By Jena Ardell
By Jon Campbell
By Alan Scherstuhl
By Tessa Stuart
By Roy Edroso
By Jon Campbell
By Albert Samaha
By Zachary D. Roberts
That was then: Clones on parade
photo: Fred W. McDarrah
The shadow of Stonewall gave Christopher an iconic status as the locus of gay activism. But when AIDS started sweeping the gay community in 1981, the street fell ill as well. Businesses closed, cruising declined, voyeuristic straights stayed away, and longtime residents and patrons died by the thousands. "It was like going to a carnival," says Kohler, "and suddenly somebody pulled the plug on the lights."
Yet even in those days of unimaginable devastation, Christopher Street remained a safe haven for many with nowhere else to go. In the late '80s, when Emanuel Xavier was 16, his mother found out he was gay and kicked him out. He spent much of his time on the crumbling piers, hustling. But despite the hardships of living as a teenager on the street, Xaviernow 33 and author of the poetry collection Pier Queenhas fond memories: "It was a safe space. You could walk around holding another man's hand or kiss somebody out in public. It was our world."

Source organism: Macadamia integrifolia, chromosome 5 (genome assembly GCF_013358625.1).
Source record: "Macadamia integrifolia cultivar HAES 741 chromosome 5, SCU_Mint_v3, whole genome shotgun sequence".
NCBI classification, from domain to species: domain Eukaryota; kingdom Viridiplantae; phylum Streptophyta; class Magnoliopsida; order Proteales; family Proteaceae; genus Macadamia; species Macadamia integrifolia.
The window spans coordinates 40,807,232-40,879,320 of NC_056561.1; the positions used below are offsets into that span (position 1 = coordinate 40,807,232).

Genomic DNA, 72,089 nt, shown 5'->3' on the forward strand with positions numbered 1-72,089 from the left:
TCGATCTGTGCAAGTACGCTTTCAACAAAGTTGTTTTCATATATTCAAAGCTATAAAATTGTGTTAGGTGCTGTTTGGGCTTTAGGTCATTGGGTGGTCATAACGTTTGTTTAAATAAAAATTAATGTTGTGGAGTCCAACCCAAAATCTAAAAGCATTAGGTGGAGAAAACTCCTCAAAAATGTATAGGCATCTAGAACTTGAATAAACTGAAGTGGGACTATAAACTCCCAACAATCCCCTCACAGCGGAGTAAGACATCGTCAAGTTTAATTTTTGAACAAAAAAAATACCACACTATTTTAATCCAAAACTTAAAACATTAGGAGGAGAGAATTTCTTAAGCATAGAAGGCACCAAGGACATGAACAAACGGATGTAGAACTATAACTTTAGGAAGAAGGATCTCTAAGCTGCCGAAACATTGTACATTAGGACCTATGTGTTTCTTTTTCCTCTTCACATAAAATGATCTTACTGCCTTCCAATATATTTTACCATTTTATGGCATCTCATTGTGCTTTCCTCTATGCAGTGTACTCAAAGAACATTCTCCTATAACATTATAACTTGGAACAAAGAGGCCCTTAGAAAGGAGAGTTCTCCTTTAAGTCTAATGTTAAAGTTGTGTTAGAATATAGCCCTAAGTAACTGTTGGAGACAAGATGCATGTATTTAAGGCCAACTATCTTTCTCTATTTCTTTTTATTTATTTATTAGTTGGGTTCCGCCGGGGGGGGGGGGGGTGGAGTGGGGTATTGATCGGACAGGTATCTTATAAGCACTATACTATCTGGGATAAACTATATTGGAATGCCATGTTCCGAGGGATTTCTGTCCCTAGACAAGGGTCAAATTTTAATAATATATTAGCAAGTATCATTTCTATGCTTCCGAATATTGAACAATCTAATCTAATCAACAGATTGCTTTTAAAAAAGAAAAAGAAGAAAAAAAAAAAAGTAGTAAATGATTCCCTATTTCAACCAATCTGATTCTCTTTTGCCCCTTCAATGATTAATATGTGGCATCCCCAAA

The street never fully recovered after AIDS hit, but rumors of its death have been greatly exaggerated. Despite the proliferation of gym-pumped boys north of 14th Street, most of Christopher's longtime constituents have resisted the shift to Chelsea. The pier kids immortalized in Paris Is Burning still rule the waterfront after dark, the older and whiter denim-and-flannel set still holds court at Ty's, the Latino go-go boys still strut downstairs at the Monster behind Christopher Park, and black gay men still congregate in a crowded baralbeit not at the standby Two Potato (now an Italian restaurant), but up the block at a bar called Chi Chiz. Even tourists continue to come. "Only the pretty young white boys have left," notes Kohler.
And they, too, have started to visit since the newly renovated piers opened last summer. But if Christopher Street remains historic, comfortable, and occasionally cruisy, it is admittedly no longer edgy, trendy, or remotely fabulous. Those adjectives have been appropriated by other boulevards.
"Eighth Avenue is gay, gay, gaythere's no way around it," says Christine Quinn, city councilwoman for the Third District, which includes both the Village and Chelsea. "But Christopher Street is a landmark. Christopher Street has history. It has battle scars. No matter how fabulous another street gets, you can't take that away."
And its defenders insist the great gay way still has much to offer. "A lot is still there, and a lot more is still to come," says Xavier. And then he summed up Christopher Street in a single word: not run-down but "legendary."